To maximize environmental benefits, it will be of utmost importance that the new fuels themselves be produced using renewable energy such as solar, wind or hydro power. For instance, work has just started in Norway to retrofit the first ocean-going vessel powered by ammonia that is “green”, i.e. produced using only renewable energy.
A major business opportunity for developing countries
A recent analysis by the Getting to Zero Coalition published at the World Economic Forum 2020 in Davos estimates that between $1 trillion to $1.4 trillion of investments will be needed from 2030 until 2050 to at least halve the shipping sector’s emissions until the middle of the century. $1.4 to $1.9 trillion (i.e. $400-500 million more) may be required to fully decarbonize shipping in the same time frame. While this may sound like a big financial challenge, annual global energy investments in 2018 amounted to more than $ 1.8 trillion. 87% of the total investments required for zero-emission shipping is expected to be linked to land-based infrastructure such as hydrogen production, ammonia synthesis and storage/distribution. Only 13% will go toward building new vessels or retrofitting existing ones.
This presents a major business opportunity for the World Bank’s client countries. Developing countries are major players in international shipping. In 2016, developing countries accounted for more than 60% of global outbound/exports loaded, more than 40% of vessel ownership and about 80% of vessel registration. Among the world’s 20 largest ports, 15 are currently located in developing countries, many of which have the potential to take advantage of host countries’ abundant renewable energy sources.
The business case for zero-emission fuel production in developing countries
Producing and supplying zero-emission fuels to a global fleet offers a major opportunity for the economic development of these countries. Initial studies by the Environmental Defense Fund have looked into these opportunities using Morocco and Chile as case studies. More country case studies are to follow. Supported by PROBLUE, a multi-donor trust fund supporting the blue economy, the World Bank has started to assess its client countries’ potential for becoming zero-emission fuel hubs on a global level.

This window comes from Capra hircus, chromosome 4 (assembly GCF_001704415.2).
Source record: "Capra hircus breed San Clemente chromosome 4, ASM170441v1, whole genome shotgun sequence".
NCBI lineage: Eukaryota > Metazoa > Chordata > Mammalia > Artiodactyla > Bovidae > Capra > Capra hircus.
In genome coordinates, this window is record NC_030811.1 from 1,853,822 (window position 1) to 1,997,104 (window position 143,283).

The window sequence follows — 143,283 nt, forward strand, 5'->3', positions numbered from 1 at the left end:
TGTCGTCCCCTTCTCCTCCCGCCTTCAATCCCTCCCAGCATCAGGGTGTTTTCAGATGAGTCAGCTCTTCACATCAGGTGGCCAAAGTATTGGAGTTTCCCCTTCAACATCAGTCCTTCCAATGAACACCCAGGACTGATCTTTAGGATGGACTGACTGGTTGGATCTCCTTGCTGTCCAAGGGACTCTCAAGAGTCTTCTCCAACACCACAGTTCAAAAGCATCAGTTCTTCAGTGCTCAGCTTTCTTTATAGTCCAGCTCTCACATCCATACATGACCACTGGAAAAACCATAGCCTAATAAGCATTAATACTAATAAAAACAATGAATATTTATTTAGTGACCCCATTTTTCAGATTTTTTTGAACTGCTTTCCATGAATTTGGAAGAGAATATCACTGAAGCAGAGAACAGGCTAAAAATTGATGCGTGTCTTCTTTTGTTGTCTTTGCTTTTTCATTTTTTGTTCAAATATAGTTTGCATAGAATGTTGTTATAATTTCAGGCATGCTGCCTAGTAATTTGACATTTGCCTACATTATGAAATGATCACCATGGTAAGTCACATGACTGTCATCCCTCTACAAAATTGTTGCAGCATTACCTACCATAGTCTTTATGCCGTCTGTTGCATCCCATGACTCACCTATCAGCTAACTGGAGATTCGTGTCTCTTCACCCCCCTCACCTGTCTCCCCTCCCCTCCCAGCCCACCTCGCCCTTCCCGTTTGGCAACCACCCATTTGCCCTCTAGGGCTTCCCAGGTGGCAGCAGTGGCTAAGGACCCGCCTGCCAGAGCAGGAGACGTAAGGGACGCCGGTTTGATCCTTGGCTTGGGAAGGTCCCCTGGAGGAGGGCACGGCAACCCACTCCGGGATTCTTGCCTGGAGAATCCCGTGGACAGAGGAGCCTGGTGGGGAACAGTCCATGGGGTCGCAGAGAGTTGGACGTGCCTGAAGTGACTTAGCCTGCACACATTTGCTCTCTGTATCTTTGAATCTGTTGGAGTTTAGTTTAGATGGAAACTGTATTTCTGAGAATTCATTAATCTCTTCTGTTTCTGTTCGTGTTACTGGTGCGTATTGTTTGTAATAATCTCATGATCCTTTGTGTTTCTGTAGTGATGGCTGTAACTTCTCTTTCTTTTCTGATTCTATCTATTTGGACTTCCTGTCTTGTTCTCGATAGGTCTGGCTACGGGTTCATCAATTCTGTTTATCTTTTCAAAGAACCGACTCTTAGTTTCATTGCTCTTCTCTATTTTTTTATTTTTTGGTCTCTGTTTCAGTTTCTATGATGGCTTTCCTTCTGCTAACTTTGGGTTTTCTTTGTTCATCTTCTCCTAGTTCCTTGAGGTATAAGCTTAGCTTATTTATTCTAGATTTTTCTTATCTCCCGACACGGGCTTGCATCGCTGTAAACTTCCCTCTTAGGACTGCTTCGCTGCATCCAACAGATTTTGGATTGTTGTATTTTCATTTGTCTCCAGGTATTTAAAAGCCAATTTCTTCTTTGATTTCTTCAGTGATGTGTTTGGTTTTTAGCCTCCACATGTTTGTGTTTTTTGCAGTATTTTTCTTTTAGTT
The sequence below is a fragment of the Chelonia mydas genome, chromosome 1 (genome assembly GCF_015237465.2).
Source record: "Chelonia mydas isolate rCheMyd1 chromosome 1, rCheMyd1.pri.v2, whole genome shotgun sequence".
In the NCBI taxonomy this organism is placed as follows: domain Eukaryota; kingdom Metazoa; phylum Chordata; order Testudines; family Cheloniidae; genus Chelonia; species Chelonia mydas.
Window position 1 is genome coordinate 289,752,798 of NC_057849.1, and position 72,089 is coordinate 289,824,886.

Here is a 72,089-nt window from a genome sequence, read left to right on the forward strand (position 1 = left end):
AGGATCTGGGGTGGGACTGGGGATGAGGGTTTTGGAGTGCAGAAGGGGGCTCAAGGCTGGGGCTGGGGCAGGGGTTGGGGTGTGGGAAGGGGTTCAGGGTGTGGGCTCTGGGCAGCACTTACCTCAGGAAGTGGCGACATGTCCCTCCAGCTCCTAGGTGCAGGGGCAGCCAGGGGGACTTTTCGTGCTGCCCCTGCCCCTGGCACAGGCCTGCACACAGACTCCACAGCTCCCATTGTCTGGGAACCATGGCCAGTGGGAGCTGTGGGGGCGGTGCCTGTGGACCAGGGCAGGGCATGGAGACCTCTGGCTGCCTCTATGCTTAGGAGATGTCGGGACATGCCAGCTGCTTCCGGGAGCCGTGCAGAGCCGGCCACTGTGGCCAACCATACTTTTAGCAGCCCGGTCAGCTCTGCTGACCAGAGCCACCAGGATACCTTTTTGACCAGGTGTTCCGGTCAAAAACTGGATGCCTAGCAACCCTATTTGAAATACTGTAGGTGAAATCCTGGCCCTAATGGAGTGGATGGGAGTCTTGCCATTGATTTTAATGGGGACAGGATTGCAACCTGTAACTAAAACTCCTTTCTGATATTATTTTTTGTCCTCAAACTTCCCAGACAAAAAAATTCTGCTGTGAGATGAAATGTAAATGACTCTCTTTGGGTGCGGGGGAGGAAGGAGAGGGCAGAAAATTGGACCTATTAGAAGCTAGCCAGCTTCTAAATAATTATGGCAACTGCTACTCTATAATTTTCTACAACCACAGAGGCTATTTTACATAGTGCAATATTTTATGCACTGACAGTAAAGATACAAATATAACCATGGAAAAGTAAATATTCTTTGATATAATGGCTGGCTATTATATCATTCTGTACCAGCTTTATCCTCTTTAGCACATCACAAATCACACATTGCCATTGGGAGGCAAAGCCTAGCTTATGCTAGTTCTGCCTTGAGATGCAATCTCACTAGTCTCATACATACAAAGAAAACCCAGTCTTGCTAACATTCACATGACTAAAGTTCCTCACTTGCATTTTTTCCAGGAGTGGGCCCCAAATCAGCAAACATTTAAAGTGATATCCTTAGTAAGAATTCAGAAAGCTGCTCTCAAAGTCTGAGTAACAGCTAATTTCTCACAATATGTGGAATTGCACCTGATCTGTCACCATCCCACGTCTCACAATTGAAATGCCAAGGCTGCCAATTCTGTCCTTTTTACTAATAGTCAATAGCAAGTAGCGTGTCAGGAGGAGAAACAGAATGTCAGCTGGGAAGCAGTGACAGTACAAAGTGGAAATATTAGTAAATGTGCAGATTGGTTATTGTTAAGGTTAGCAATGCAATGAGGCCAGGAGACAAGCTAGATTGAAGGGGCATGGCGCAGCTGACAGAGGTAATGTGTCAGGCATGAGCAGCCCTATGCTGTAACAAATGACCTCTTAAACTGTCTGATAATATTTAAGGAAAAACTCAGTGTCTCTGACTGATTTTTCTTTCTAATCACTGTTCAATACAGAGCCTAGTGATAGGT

Even when a country may not be large enough to become a global player in the zero-emission fuel supply chain, the economic opportunity still holds. Let’s take the example of Small Island Developing States (SIDS), where shipping ensures vital connectivity between the islands and the rest of the world. SIDS currently spend a large proportion of their gross domestic product (GDP) on fossil fuel imports, mainly oil. In the case of Fiji, these oil imports account for 14-17% of GDP annually. As the sector transitions to the next generation of bunker fuels, replacing some of these imports with self-produced, clean transport fuels could free up significant public resources in the long run.
For a very long time, the emissions produced by ships that carry global trade have been harmful to our climate and to human health. However, with new initiatives set in motion by the member states of the IMO and the private sector, there is a momentum to finally decarbonize the sector. The new generation of zero-emission fuels for maritime transport will not only benefit the global fight against climate change and the local need for better air quality. But they also offer a $1+ trillion investment opportunity in developing countries. So, let’s bring everybody on board to seize it!
*Economist, Climate Change Analytics and Advisory Services, World Bank and Senior Transport Specialist, World Bank
**first published in: www.weforum.org